Every other group addressing this concern are only taking a scalpel to a sliver of the corporate constitutional rights tumor. Doctors who cut out, irradiate or treat in other ways only a portion of a malignant cancerous tumor only guarantees its later reappearance, which can be more widespread. “Doctors of democracy” can’t afford to make this fatal constitutional amendment mistake.

Ending some corporate constitutional rights (i.e. First Amendment “free speech”) as proposed by other amendment solutions such as HJR2, seems on the surface to be easier, but to do anything less than complete abolition — as Move to Amend is working for — will result in an ultimately terminal patient. That’s where our democratic republic is rapidly headed unless we extend our awareness and action of cancer from the physical form to the political.

The 2019 theme of World Cancer Day is “I am an advocate and I will speak up.” This should apply to ending all corporate constitutional rights.

Be an advocate.

Speak up.

And act up with Move to Amend.

Greg Coleridge is Outreach Director of Move to Amend. He previously worked for more than three decades with the American Friends Service Committee in Ohio where he educated, advocated and organized on a range of justice, peace, environmental and democracy issues — including helping coordinate Move to Amend activities in the Buckeye state. 

He is the author of Citizens over Corporations: A Brief History of Democracy in Ohio and Challenges to Freedom in the Future (2003), writer of the documentary CorpOrNation: The Story of Citizens and Corporations in Ohio (2003), and contributed several articles to the anthology Defying Corporations, Defining Democracy – A Book of History and Strategy (2001). He currently maintains and distributes via email a weekly REAL Democracy History Calendar and Monetary History Calendar. 

Greg is a Principal with the Program on Corporations, Law & Democracy (POCLAD) and Advisor to the American Monetary Institute (AMI). He previously served an elected term on the national governing board of Common Cause.

Move to Amend interviews

Conducted in Des Moines, Iowa on December 6.

7 minutes

 

18 minutes

Activists Rally for Seat at the Table in Economic Development Discussions

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Sam Allard / Scene

https://www.clevescene.com/scene-and-heard/archives/2018/12/13/activists-rally-for-seat-at-the-table-in-economic-development-discussions?mode=print

Standing behind a row of symbolic folding chairs on the Plain Dealer Plaza outside 1801 Superior Ave., a group of 20-25 local activists rallied for a seat at the table in current regional economic development discussions.

The group, organized as the Coalition for Open Regional Development (CORD), was spawned in part by a letter penned by attorney Rebecca Maurer in Crain’s Cleveland Business, calling for transparency in the planning of a regional summit in 2019.  Both Maurer’s letter and speakers Thursday argued that for a summit to be truly inclusive, community members must be involved from the very beginning of the process, including the two-day “design session” which kicked off on the second floor of 1801 Superior shortly after the rally concluded.

“We demand that any regional summit be governed and led by a board that is representative of the region’s diversity,” said Avery Martens in introductory remarks, adding that a majority of board members should be elected by the community itself and should represent the region in race, gender, income level, occupation and geography.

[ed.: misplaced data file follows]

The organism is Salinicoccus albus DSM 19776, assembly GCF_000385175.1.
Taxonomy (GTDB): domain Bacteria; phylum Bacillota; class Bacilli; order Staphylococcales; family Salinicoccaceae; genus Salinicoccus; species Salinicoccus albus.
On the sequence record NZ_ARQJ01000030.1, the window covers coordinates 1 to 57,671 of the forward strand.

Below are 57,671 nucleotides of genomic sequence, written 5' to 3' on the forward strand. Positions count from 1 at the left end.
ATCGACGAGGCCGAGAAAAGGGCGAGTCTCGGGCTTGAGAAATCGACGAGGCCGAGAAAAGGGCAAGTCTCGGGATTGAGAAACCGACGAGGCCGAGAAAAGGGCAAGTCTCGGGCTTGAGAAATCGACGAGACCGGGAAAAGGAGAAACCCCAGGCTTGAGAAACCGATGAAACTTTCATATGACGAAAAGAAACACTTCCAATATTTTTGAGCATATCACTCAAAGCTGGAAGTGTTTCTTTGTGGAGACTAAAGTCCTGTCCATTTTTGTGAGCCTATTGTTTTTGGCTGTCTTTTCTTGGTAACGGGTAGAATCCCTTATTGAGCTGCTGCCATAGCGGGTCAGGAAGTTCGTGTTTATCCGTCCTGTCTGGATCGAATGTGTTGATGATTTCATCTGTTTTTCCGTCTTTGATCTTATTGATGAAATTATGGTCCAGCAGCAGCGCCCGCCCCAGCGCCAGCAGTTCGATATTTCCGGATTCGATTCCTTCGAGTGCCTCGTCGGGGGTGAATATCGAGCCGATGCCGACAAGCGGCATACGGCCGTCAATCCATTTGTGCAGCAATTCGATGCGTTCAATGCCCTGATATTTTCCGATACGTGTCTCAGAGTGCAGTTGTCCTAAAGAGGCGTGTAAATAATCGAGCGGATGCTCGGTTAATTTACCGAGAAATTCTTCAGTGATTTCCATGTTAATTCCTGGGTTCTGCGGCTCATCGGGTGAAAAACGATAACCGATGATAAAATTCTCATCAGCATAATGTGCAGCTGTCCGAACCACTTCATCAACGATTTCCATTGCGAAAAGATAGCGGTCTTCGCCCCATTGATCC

Speakers from Black Lives Matter Cleveland, Clevelanders for Public Transit, the Cuyahoga County Progressive Caucus, Northeast Ohio Black Health Coalition, Democratic Socialists of America, Standing Up for Racial Justice, the Ohio Student Association and other progressive groups approached the same message from different angles, championing related causes under the umbrella of economic justice.

The core theme, though, as articulated by Kareem Henton of Black Lives Matter Cleveland, was this: “Nothing is scarier for poor and disenfranchised people than when rich people and politicians come together in a room to talk about the needs of poor people, without including poor people.”

“Nothing about us, WITHOUT us,” chanted the demonstrators after Henton spoke.

Veteran activist Greg Coleridge quoted a relevant adage later, reminding those gathered that, “if you’re not at the table, you’re on the menu.”

The current ‘table,’ such as it is, includes 84 of the region’s emerging and established leaders, selected from the networks of an As Yet Unnamed Committee Of 15 civic leaders (AYUCO15). The full invite list was released to the media Thursday.

It was stressed by the rally’s speakers that the 2019 summit and its precedent conversations are merely the latest iterations of existential hand-wringing that mushrooms up in Northeast Ohio periodically. These conversations always result in “big projects and trickle-down economics.” That’s the status quo, or at any rate one element of it, that demonstrators desperately want to change.

Brad Whitehead, President of the Fund for our Economic Future, and Bradford Davy, the Fund’s recently hired director of community engagement, were the only leaders invited to the design session who attended the demonstration and listened to the roster of speakers. They spoke with CORD members informally after the prepared remarks.

They said they’d been invited to the design session and planned to attend because they felt the conversation was an important one. But they agreed with the rally’s sentiments — Whitehead cited the insistent call for racial equity in The Two Tomorrows Report, published earlier this year, and said he would now enter the meeting “humbler and smarter.”

When Yvonka Hall, who leads the Northeast Ohio Black Health Coalition, challenged Whitehead and Davy to leave the design session if there was not sufficient community representation, they deferred. But they appeared to take the message, and the demonstrators’ broader set of demands, to heart. They vowed to attend CORD’s meetings in January and February to help elect a slate of community representatives.